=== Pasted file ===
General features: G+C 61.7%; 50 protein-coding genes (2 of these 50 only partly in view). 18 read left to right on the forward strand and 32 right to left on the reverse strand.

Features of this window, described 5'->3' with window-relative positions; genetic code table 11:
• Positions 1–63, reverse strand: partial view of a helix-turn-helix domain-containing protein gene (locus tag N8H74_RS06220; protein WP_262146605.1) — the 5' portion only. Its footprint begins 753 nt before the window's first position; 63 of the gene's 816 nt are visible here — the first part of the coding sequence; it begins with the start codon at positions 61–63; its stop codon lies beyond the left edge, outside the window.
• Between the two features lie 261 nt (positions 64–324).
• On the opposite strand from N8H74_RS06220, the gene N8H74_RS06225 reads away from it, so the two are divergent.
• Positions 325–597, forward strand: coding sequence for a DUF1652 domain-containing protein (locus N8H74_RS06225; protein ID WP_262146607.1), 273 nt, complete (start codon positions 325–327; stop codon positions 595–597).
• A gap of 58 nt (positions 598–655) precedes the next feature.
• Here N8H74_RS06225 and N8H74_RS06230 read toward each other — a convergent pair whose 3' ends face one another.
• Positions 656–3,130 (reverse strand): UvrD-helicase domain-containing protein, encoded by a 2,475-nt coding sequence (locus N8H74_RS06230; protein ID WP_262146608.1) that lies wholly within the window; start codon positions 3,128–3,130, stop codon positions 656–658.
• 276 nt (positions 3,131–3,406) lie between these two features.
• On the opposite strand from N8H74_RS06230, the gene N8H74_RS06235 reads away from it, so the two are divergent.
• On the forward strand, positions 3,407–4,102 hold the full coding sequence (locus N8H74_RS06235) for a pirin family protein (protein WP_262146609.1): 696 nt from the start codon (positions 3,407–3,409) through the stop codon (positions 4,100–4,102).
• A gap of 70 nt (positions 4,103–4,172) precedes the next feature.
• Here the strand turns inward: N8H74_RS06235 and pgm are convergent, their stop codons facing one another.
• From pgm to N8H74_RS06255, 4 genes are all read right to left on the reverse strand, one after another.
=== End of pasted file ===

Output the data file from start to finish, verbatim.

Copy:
General features: G+C 61.7%; 50 protein-coding genes (2 of these 50 only partly in view). 18 read left to right on the forward strand and 32 right to left on the reverse strand.

Features of this window, described 5'->3' with window-relative positions; genetic code table 11:
• Positions 1–63, reverse strand: partial view of a helix-turn-helix domain-containing protein gene (locus tag N8H74_RS06220; protein WP_262146605.1) — the 5' portion only. Its footprint begins 753 nt before the window's first position; 63 of the gene's 816 nt are visible here — the first part of the coding sequence; it begins with the start codon at positions 61–63; its stop codon lies beyond the left edge, outside the window.
• Between the two features lie 261 nt (positions 64–324).
• On the opposite strand from N8H74_RS06220, the gene N8H74_RS06225 reads away from it, so the two are divergent.
• Positions 325–597, forward strand: coding sequence for a DUF1652 domain-containing protein (locus N8H74_RS06225; protein ID WP_262146607.1), 273 nt, complete (start codon positions 325–327; stop codon positions 595–597).
• A gap of 58 nt (positions 598–655) precedes the next feature.
• Here N8H74_RS06225 and N8H74_RS06230 read toward each other — a convergent pair whose 3' ends face one another.
• Positions 656–3,130 (reverse strand): UvrD-helicase domain-containing protein, encoded by a 2,475-nt coding sequence (locus N8H74_RS06230; protein ID WP_262146608.1) that lies wholly within the window; start codon positions 3,128–3,130, stop codon positions 656–658.
• 276 nt (positions 3,131–3,406) lie between these two features.
• On the opposite strand from N8H74_RS06230, the gene N8H74_RS06235 reads away from it, so the two are divergent.
• On the forward strand, positions 3,407–4,102 hold the full coding sequence (locus N8H74_RS06235) for a pirin family protein (protein WP_262146609.1): 696 nt from the start codon (positions 3,407–3,409) through the stop codon (positions 4,100–4,102).
• A gap of 70 nt (positions 4,103–4,172) precedes the next feature.
• Here the strand turns inward: N8H74_RS06235 and pgm are convergent, their stop codons facing one another.
• From pgm to N8H74_RS06255, 4 genes are all read right to left on the reverse strand, one after another.